In the 1922-23 season, the Maroons declined all invitations for intercollegiate play, instead playing a single game against the local YMCA, which the Maroons lost 13-0. 

Yet that was the Maroons’ last defeat, meaning that proud alumni can legitimately sport collegiate t-shirts that boldly proclaim: “College of Charleston Maroons  - Undefeated since 1923!,” because it has indeed been a century since C of C lost a football game. 

I’d love to hear from  anyone who has additional information about or photographs of the Maroons. For regardless of their record, I remain a loyal fan of my alma mater, through good times and bad.

College of Charleston "Maroon Mascot" at the 1912 game against the Citadel.
The 1909 team lost two games against the Citadel and one against USC. No wins have been found for this season.
A photograph of the 1912 game between the Maroons and The Citadel. The Maroons were completely shut out this season in games against Florida, Stetson, USC and The Citadel -  with a season total of 273-0.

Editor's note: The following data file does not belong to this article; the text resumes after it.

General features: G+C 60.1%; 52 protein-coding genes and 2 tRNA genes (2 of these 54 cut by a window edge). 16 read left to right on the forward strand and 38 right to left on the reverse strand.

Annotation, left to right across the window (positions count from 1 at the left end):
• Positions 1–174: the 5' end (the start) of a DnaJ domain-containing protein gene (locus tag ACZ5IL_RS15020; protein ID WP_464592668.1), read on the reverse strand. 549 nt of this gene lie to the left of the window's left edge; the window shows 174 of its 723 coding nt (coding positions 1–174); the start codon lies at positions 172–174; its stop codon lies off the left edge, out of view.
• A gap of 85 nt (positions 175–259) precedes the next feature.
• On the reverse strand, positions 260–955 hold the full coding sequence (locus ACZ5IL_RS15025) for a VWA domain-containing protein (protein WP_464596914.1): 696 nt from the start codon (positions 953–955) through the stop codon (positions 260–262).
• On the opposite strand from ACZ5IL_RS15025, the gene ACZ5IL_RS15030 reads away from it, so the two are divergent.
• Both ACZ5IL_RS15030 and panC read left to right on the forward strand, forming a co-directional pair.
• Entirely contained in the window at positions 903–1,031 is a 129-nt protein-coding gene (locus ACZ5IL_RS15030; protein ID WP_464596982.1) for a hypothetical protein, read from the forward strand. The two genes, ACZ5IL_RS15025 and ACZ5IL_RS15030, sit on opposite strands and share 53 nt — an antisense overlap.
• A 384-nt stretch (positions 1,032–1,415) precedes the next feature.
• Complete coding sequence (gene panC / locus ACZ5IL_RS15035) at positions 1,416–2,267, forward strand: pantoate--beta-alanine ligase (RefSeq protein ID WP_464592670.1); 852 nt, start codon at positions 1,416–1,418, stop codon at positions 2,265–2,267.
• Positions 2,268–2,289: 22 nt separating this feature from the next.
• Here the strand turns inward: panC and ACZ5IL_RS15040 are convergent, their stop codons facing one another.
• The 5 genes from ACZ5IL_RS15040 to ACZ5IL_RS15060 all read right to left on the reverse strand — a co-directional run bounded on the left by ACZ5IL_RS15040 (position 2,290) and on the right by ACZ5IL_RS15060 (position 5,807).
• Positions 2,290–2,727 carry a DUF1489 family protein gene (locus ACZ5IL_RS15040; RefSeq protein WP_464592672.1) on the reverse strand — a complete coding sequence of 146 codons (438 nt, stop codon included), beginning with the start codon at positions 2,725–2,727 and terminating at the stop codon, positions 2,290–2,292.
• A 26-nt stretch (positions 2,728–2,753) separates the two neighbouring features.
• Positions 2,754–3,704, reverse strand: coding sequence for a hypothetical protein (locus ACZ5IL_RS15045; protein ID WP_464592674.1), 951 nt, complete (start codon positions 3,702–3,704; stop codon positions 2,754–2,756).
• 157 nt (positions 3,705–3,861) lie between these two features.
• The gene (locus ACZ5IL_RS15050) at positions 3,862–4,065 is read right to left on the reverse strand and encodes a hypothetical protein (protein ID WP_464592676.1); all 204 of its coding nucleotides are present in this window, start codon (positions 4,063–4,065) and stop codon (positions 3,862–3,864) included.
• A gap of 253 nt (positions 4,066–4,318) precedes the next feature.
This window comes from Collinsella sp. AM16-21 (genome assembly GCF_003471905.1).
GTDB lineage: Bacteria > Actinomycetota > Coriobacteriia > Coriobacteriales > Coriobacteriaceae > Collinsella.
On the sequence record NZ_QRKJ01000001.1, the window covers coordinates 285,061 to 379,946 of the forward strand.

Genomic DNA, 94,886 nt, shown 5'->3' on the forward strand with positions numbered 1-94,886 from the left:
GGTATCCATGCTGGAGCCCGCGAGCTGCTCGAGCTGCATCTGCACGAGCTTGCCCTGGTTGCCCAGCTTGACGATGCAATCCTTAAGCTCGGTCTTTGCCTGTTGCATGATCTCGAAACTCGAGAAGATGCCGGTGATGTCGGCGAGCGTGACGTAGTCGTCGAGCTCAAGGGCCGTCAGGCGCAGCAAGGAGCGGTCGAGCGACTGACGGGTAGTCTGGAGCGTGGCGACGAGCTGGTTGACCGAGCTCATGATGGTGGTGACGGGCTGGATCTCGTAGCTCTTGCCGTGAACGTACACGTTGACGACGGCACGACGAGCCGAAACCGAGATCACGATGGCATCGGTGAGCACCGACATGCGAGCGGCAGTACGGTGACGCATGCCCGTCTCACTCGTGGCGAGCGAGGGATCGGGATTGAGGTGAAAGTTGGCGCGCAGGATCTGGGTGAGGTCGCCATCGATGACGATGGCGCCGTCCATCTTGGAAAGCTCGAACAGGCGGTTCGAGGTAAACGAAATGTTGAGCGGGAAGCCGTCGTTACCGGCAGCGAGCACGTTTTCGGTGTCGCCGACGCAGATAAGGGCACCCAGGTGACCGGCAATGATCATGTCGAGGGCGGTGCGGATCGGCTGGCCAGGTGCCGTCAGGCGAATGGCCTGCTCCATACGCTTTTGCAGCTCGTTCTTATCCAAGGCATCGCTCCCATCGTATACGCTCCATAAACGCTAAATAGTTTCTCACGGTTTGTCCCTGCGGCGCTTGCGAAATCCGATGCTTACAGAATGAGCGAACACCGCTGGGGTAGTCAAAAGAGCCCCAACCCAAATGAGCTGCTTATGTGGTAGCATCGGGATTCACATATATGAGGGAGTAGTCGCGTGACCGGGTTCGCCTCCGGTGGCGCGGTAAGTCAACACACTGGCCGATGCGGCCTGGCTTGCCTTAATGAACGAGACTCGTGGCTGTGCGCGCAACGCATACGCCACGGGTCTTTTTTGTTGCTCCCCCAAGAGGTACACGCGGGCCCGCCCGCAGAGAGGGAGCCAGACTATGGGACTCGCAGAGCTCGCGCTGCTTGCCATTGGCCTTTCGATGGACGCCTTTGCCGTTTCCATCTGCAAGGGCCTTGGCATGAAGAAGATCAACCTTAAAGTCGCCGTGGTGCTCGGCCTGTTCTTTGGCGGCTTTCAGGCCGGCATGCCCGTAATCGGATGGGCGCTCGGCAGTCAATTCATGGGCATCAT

On a more victorious note ...

Alumnus Dan Ravenel '72 recalls the success of his fraternity's football team. According to Dan, the Pi Kappa Phi team beat Alpha Tau Omega, the Deltas (who would evolve into the Kappa Sigmas), and a pick-up team from the airforce base one year. They staged a charitable game in 1971 against Baptist College at Charleston (now Charleston Southern) at Stoney Field to benefit the Red Cross. About 500 people filled the stands, Dan says. Pi Kap borrowed uniforms from Bishop England High School while Baptist College borrowed uniforms from Summerville, meaning both teams wore green. The Pi Kapps won 18-0.

1905 Maroons in front of Porter's Lodge

Sources and more information:
Dr. Nicholas Butler, "The First Football Match in Charleston, Christmas Eve 1892," Charleston County Public Library blog Charleston Time Machine, Dec. 15, 2023.
The 1904 Maroons beat their own junior varsity team, as well as the College's freshman class team. Yea !!!!?